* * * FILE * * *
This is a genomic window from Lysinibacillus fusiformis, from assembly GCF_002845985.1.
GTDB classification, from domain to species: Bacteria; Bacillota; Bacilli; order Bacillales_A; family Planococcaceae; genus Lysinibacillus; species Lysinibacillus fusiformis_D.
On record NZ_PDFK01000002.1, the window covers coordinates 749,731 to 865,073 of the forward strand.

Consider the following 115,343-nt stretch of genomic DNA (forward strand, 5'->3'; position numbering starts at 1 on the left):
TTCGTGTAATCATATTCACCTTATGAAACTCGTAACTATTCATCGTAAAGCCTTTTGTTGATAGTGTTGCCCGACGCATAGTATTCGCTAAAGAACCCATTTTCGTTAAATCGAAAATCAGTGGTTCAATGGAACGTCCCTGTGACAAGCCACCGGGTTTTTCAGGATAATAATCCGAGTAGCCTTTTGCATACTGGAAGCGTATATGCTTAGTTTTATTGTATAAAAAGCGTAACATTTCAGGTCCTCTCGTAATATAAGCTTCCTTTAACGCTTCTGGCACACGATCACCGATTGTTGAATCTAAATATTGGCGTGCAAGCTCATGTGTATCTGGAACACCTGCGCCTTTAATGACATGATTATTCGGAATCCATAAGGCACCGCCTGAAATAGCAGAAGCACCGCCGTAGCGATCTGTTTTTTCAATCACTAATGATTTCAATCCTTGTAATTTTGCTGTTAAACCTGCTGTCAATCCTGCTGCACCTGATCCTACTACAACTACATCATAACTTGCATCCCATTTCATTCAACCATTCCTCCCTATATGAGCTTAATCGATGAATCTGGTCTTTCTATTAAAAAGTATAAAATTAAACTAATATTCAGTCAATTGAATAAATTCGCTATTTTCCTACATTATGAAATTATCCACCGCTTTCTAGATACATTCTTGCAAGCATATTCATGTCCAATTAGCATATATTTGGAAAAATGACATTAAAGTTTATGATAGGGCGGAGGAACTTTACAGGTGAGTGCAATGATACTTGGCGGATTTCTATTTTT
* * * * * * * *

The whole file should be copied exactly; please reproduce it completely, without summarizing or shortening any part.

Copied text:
This is a genomic window from Lysinibacillus fusiformis, from assembly GCF_002845985.1.
GTDB classification, from domain to species: Bacteria; Bacillota; Bacilli; order Bacillales_A; family Planococcaceae; genus Lysinibacillus; species Lysinibacillus fusiformis_D.
On record NZ_PDFK01000002.1, the window covers coordinates 749,731 to 865,073 of the forward strand.

Consider the following 115,343-nt stretch of genomic DNA (forward strand, 5'->3'; position numbering starts at 1 on the left):
TTCGTGTAATCATATTCACCTTATGAAACTCGTAACTATTCATCGTAAAGCCTTTTGTTGATAGTGTTGCCCGACGCATAGTATTCGCTAAAGAACCCATTTTCGTTAAATCGAAAATCAGTGGTTCAATGGAACGTCCCTGTGACAAGCCACCGGGTTTTTCAGGATAATAATCCGAGTAGCCTTTTGCATACTGGAAGCGTATATGCTTAGTTTTATTGTATAAAAAGCGTAACATTTCAGGTCCTCTCGTAATATAAGCTTCCTTTAACGCTTCTGGCACACGATCACCGATTGTTGAATCTAAATATTGGCGTGCAAGCTCATGTGTATCTGGAACACCTGCGCCTTTAATGACATGATTATTCGGAATCCATAAGGCACCGCCTGAAATAGCAGAAGCACCGCCGTAGCGATCTGTTTTTTCAATCACTAATGATTTCAATCCTTGTAATTTTGCTGTTAAACCTGCTGTCAATCCTGCTGCACCTGATCCTACTACAACTACATCATAACTTGCATCCCATTTCATTCAACCATTCCTCCCTATATGAGCTTAATCGATGAATCTGGTCTTTCTATTAAAAAGTATAAAATTAAACTAATATTCAGTCAATTGAATAAATTCGCTATTTTCCTACATTATGAAATTATCCACCGCTTTCTAGATACATTCTTGCAAGCATATTCATGTCCAATTAGCATATATTTGGAAAAATGACATTAAAGTTTATGATAGGGCGGAGGAACTTTACAGGTGAGTGCAATGATACTTGGCGGATTTCTATTTTT